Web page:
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Thursday, Dec. 23, 2004

ANIMAL TRACKER

Rock ptarmigan


PHOTO COURTESY OF BIO-IMAGE NET

* Japanese name: Raicho
* Scientific name: Lagopus mutus
* Description: Ptarmigan are medium-size, plump birds about 35 cm long with a 54-60 cm wingspan. They weigh around 500 grams. Since the birds depend on camouflage for defense, their plumage changes with the season. In summer, the top half is a subtle mixture of gray, brown and black, while the belly and wings are white. The top of the head has a red cap. In winter, the bird becomes white all over, apart from its tail and eye-patch, which stay black. The ptarmigan has a harsh voice, producing a rasping croak. The alarm call is a grating sound. Perhaps because of this, it is called "thunder-bird" in Japanese.
* Where to find them: Year-round, in arctic landscapes, high in the mountains across central Japan. Ptarmigan trail their feet in soft snow, so their tracks may be seen even if the bird is not. In very cold weather, they may move to the edge of forests to stay warm.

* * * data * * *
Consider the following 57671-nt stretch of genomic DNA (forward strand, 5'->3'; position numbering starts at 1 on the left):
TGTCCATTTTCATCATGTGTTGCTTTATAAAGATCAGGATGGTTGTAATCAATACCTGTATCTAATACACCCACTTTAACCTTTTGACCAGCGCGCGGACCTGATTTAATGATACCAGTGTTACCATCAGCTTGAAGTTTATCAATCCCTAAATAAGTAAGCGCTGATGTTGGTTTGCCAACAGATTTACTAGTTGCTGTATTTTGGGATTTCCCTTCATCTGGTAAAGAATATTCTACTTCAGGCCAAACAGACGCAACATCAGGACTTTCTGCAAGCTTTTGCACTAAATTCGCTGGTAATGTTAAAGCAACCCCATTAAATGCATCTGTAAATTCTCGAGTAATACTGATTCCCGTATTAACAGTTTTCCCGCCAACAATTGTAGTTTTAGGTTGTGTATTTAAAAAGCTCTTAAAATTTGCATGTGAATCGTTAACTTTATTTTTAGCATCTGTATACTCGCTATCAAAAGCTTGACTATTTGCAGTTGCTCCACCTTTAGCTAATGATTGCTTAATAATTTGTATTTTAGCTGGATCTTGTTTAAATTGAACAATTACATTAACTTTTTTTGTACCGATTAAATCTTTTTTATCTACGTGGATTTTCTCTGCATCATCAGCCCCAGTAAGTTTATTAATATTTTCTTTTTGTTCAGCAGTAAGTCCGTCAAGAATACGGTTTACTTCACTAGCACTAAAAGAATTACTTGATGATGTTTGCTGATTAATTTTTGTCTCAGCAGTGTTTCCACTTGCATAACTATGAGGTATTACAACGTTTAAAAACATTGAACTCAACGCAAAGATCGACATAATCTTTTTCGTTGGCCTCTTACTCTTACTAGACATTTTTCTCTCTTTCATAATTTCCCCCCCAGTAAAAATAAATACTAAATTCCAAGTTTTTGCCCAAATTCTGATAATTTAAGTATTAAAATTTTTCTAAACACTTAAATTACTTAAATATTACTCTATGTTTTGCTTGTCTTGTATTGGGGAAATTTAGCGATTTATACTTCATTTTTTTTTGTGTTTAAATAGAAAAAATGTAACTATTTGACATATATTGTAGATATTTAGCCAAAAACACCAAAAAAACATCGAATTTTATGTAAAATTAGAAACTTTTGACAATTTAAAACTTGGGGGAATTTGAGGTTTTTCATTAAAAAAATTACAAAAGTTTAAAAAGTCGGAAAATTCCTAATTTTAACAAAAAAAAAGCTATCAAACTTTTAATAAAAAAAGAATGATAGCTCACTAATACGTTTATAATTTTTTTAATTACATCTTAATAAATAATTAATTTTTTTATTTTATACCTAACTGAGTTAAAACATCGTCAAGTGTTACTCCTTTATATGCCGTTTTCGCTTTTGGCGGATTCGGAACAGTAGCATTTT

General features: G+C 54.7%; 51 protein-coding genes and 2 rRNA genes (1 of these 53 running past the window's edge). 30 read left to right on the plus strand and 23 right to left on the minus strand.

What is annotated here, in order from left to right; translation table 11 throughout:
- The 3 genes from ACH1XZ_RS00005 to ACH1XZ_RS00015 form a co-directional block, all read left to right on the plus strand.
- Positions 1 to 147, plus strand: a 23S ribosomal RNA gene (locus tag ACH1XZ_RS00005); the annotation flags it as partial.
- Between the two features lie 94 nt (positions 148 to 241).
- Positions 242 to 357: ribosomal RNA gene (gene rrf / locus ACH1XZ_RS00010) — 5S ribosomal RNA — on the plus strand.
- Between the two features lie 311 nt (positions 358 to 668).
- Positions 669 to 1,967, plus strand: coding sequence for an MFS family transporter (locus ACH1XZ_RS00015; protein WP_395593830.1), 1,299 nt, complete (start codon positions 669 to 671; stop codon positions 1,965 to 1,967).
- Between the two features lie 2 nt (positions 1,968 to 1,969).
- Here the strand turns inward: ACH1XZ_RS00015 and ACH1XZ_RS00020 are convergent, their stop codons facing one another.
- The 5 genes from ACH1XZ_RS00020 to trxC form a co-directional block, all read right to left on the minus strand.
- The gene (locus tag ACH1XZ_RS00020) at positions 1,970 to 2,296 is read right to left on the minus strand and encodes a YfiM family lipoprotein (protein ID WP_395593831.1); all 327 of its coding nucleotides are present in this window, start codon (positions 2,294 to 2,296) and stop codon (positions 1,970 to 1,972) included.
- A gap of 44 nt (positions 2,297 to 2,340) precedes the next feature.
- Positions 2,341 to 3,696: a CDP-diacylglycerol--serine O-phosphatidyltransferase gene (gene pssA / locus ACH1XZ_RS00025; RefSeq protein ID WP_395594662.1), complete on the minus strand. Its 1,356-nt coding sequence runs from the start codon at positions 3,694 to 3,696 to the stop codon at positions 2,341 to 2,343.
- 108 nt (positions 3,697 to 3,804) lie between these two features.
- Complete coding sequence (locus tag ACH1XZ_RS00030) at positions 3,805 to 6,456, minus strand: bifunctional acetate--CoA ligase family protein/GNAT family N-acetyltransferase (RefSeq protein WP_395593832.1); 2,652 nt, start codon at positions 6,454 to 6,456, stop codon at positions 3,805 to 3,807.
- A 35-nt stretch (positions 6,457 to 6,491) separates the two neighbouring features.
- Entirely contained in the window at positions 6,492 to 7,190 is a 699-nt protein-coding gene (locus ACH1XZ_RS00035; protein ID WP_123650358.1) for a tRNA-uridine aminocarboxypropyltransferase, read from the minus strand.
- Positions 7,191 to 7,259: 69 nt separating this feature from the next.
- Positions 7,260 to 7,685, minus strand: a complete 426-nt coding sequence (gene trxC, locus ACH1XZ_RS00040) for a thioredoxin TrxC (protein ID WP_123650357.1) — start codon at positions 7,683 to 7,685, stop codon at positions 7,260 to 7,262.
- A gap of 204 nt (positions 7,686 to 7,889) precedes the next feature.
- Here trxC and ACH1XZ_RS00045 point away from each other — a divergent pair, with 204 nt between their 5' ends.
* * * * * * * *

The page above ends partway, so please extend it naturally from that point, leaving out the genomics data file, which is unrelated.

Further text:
* Food: In winter, catkins, leaves and leaf buds, overwintering berries and insects. In summer ptarmigan eat shoots, caterpillars and beetles.
* Special features: After a winter of huddling together and foraging for food, when the snow melts ptarmigan start looking for mates. Males become boisterous and intolerant of potential mating rivals. They defend territories by gargling, screeching and even flying at intruders. Mating takes place in spring and females lay six to 10 eggs, which are incubated for three weeks. The chicks hatch May-June and, despite the fact that the male provides no help rearing or feeding them, they grow extraordinarily quickly. Only nine-10 days after hatching, the chicks can flap their wings hard enough to clear the ground; by eight weeks they have primary flight feathers and can fly well. Nesting on the ground means that they are vulnerable to many predators, so selection has led to an accelerated development time to try to minimize the vulnerable stage. Nevertheless, ptarmigan are still vulnerable to the weather and population numbers can vary wildly from year to year, according to the severity of the winter.



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